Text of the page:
The implicit standpoint is (based on the ratio of this advertisement): You better choose the CEC bank than one of the new banks. The metaphor – as soon as recognized at the end of the movie – foregrounds a series of characteristics from both boxers and their story that can be meaningfully projected on CEC bank and competing financial institutions. From the boxers: CEC is mature, CEC is Romanian, CEC is reliable in his relations, CEC cares about others. The new coming banks are inexperienced, aggressive, western oriented and decadent. From the story is projected: CEC seemed to be ruined and lost but recovers. The new banks seem to win but in the end are likely to loose. An argumentative relation based on causality[x] is suggested between the first and the second projection. The implied argument is: if someone (including institutions) is mature, Romanian, reliable in his relations, caring about others is contested by someone inexperienced, aggressive, western oriented and decadent, then initially it may seem that the last one dominates, but in the end the first one overcomes. This implied argument is backed by the pictorial part of the clip.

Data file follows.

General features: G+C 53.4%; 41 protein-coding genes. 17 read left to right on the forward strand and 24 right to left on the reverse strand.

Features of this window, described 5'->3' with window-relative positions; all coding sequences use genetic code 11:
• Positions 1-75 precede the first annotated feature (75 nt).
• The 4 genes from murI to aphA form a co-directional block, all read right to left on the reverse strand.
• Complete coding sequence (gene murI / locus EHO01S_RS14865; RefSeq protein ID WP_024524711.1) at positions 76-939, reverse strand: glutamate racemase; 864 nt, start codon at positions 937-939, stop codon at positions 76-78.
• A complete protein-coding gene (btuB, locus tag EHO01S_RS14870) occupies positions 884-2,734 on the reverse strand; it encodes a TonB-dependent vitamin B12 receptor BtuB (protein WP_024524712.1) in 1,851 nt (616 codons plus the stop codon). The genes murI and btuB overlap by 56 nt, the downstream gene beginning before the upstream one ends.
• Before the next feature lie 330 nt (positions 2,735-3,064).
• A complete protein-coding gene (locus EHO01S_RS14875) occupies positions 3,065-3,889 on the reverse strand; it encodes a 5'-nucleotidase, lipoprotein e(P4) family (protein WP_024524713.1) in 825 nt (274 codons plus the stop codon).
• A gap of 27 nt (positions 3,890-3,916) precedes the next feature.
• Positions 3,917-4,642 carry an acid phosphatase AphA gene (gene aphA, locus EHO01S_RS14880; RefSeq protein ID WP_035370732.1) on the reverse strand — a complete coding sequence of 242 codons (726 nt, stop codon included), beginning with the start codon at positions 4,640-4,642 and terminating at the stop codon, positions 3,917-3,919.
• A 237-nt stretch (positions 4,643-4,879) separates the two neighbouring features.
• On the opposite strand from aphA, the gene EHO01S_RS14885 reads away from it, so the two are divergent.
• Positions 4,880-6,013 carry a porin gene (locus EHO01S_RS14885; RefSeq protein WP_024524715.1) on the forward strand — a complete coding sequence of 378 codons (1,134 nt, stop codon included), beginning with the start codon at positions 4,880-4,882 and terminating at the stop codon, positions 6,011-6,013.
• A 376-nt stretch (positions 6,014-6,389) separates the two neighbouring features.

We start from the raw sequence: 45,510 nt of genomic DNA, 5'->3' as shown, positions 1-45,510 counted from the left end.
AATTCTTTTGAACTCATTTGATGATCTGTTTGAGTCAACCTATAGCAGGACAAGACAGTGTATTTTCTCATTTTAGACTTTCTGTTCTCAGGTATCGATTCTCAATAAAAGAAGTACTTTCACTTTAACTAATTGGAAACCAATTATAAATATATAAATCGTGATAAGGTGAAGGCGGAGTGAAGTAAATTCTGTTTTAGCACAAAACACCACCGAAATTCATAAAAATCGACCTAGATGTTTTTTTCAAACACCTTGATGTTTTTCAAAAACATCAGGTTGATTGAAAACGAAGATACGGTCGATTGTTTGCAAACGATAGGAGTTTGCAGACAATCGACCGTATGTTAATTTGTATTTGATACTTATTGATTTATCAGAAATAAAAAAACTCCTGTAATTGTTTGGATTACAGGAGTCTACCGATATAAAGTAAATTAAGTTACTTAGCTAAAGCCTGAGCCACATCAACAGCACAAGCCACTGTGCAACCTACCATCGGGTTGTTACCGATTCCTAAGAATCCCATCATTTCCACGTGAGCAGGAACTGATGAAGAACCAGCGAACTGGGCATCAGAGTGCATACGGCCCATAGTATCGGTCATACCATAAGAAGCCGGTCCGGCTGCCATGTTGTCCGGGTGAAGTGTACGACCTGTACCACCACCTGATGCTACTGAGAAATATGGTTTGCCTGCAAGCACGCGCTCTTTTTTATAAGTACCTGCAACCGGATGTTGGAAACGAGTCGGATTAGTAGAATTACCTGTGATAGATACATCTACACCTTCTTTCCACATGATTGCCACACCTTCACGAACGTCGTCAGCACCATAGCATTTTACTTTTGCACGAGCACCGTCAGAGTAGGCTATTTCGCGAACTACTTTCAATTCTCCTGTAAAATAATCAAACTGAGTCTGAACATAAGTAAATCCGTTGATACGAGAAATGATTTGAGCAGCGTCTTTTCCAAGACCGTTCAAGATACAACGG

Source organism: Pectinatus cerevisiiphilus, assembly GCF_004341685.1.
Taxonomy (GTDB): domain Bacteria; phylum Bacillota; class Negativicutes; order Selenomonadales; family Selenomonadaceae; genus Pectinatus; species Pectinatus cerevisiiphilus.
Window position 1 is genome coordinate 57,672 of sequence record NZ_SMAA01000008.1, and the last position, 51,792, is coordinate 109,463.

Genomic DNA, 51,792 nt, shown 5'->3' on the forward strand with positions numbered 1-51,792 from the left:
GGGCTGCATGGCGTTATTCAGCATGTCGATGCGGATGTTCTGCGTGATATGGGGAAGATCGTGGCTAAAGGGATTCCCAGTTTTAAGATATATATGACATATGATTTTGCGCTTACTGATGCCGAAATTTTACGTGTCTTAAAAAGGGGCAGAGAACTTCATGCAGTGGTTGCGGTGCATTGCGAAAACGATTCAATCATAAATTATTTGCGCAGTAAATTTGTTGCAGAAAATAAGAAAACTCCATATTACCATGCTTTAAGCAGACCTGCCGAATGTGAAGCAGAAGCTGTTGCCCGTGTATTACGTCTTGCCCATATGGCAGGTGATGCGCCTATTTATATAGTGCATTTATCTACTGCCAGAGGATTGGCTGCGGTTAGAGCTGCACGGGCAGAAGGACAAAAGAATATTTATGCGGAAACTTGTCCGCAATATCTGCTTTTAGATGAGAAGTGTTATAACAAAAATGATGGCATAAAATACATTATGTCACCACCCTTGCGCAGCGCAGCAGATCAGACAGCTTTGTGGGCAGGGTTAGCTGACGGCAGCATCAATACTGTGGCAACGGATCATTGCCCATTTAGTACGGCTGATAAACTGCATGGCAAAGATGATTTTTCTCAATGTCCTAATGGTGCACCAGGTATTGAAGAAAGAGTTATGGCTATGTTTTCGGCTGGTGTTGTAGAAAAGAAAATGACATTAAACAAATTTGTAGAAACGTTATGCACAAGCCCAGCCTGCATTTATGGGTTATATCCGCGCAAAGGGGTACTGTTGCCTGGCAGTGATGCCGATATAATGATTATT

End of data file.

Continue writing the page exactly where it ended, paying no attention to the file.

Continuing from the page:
This argumentative reconstruction is complicated and one can surely argue about the details. However, the way the metaphor is transformed into an argument based on analogy is familiar[xi]. In the reconstruction a set of relevant correspondences between the boxing match and the competition between banks is identified and successively reconstructed as an orderly set of propositions.
We can however also reconstruct an argumentation as in figure 3.
In this reconstruction the visual text has not been interpreted as an orderly set of propositions. The text is placed in an argument structure in its mimetic quality. In Peircean terminology this means that its iconic value is dominant. What is shown is (as yet) is dominant over what the discourse voice or the interpreter attaches to it on the basis of his or her experiences (index in Peirce’s terminology) and is dominant over the cultural values that the discourse voice or interpreter attach to it (symbol in Peirce’s terminology, diegesis in a narrative terminology). One may say that the work to transform its information into an orderly set of proposition still has to be done.